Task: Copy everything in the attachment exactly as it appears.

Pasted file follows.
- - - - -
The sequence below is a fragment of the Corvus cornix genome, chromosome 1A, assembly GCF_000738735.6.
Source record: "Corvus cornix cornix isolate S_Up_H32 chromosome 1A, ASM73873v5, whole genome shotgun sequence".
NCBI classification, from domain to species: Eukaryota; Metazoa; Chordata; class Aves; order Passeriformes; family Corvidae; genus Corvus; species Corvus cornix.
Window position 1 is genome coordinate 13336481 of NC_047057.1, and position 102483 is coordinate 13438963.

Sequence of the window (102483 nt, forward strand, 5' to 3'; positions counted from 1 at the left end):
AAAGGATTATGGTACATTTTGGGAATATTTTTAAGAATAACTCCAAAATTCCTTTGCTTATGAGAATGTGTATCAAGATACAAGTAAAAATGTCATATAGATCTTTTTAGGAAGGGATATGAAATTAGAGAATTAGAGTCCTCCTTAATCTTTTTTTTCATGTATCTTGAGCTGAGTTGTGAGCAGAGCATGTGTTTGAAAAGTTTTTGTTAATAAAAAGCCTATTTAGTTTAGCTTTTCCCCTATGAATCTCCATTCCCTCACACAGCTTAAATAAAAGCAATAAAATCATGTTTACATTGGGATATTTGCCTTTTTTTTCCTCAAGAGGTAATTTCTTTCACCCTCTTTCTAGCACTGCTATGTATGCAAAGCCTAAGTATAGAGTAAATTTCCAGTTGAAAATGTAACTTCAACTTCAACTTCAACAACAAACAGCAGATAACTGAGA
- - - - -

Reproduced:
The sequence below is a fragment of the Corvus cornix genome, chromosome 1A, assembly GCF_000738735.6.
Source record: "Corvus cornix cornix isolate S_Up_H32 chromosome 1A, ASM73873v5, whole genome shotgun sequence".
NCBI classification, from domain to species: Eukaryota; Metazoa; Chordata; class Aves; order Passeriformes; family Corvidae; genus Corvus; species Corvus cornix.
Window position 1 is genome coordinate 13336481 of NC_047057.1, and position 102483 is coordinate 13438963.

Sequence of the window (102483 nt, forward strand, 5' to 3'; positions counted from 1 at the left end):
AAAGGATTATGGTACATTTTGGGAATATTTTTAAGAATAACTCCAAAATTCCTTTGCTTATGAGAATGTGTATCAAGATACAAGTAAAAATGTCATATAGATCTTTTTAGGAAGGGATATGAAATTAGAGAATTAGAGTCCTCCTTAATCTTTTTTTTCATGTATCTTGAGCTGAGTTGTGAGCAGAGCATGTGTTTGAAAAGTTTTTGTTAATAAAAAGCCTATTTAGTTTAGCTTTTCCCCTATGAATCTCCATTCCCTCACACAGCTTAAATAAAAGCAATAAAATCATGTTTACATTGGGATATTTGCCTTTTTTTTCCTCAAGAGGTAATTTCTTTCACCCTCTTTCTAGCACTGCTATGTATGCAAAGCCTAAGTATAGAGTAAATTTCCAGTTGAAAATGTAACTTCAACTTCAACTTCAACAACAAACAGCAGATAACTGAGA